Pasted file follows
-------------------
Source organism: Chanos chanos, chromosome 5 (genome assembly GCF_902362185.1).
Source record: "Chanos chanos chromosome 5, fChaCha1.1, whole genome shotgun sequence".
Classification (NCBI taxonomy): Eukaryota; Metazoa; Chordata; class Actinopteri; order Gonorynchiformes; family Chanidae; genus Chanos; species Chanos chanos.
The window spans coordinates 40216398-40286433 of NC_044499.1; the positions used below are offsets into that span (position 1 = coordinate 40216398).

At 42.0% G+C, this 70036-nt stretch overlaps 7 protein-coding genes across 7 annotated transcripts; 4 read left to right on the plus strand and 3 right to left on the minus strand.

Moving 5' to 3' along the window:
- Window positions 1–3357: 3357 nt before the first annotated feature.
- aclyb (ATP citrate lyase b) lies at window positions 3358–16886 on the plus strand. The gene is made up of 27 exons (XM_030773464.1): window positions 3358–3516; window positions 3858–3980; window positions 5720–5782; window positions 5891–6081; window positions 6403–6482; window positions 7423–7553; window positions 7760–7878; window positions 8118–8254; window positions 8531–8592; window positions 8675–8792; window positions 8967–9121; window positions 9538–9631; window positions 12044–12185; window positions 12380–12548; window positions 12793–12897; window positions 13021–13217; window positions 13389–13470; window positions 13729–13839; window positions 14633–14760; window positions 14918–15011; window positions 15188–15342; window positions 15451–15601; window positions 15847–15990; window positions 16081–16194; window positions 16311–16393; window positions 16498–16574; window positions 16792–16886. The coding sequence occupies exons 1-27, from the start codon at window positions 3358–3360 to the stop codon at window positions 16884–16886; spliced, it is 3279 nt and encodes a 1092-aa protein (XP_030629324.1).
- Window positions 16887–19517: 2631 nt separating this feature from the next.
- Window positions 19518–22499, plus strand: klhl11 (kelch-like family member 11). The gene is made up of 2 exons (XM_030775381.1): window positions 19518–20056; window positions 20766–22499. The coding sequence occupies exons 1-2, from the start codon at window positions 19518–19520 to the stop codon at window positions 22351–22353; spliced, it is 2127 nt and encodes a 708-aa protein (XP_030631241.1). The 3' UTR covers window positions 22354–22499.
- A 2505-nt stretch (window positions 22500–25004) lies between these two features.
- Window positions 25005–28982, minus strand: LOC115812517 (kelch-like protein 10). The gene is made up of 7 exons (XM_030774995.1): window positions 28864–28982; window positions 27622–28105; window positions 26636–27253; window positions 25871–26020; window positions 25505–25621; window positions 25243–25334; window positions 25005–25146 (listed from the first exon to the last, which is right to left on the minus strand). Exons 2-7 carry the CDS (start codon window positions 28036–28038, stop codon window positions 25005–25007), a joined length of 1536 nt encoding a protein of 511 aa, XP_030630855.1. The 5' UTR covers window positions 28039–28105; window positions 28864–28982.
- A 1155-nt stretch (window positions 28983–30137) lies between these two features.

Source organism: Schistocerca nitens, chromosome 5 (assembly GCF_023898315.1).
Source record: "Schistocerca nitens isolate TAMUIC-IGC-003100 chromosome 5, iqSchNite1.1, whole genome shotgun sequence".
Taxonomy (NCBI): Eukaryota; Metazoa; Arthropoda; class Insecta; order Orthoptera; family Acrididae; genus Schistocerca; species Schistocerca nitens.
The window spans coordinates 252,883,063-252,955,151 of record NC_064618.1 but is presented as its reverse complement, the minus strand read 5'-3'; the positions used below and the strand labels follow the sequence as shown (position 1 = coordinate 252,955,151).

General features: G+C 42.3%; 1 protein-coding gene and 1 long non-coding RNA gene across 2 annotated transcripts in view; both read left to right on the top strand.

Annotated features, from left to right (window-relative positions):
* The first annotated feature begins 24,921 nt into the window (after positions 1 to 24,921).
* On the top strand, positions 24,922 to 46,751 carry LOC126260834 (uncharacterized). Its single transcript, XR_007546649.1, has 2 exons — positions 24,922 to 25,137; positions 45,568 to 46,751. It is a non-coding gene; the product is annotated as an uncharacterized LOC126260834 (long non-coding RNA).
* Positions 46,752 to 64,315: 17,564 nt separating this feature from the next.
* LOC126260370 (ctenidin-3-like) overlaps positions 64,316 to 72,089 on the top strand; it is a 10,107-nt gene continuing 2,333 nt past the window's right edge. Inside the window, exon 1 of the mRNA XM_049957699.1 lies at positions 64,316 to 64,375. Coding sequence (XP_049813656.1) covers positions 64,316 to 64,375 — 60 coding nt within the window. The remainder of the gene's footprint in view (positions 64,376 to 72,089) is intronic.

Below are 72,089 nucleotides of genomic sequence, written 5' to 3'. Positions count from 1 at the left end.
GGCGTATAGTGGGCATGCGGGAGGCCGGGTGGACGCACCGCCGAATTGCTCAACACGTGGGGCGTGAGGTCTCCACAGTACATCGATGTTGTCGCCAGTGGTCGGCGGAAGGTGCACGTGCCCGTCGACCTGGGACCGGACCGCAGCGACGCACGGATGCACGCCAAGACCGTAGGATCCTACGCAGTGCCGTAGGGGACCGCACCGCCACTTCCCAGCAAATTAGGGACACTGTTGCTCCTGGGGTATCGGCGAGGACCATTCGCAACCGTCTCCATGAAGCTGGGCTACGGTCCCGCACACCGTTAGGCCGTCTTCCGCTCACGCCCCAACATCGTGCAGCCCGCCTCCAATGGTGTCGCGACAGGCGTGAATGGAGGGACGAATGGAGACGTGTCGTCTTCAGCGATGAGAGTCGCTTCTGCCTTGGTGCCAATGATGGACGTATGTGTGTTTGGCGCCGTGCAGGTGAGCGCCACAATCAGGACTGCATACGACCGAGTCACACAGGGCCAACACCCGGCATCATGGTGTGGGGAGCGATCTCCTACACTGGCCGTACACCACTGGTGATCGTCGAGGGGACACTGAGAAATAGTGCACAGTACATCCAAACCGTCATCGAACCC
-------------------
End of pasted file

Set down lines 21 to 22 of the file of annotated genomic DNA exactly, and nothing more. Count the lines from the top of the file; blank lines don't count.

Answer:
* On the top strand, positions 24,922 to 46,751 carry LOC126260834 (uncharacterized). Its single transcript, XR_007546649.1, has 2 exons — positions 24,922 to 25,137; positions 45,568 to 46,751. It is a non-coding gene; the product is annotated as an uncharacterized LOC126260834 (long non-coding RNA).
* Positions 46,752 to 64,315: 17,564 nt separating this feature from the next.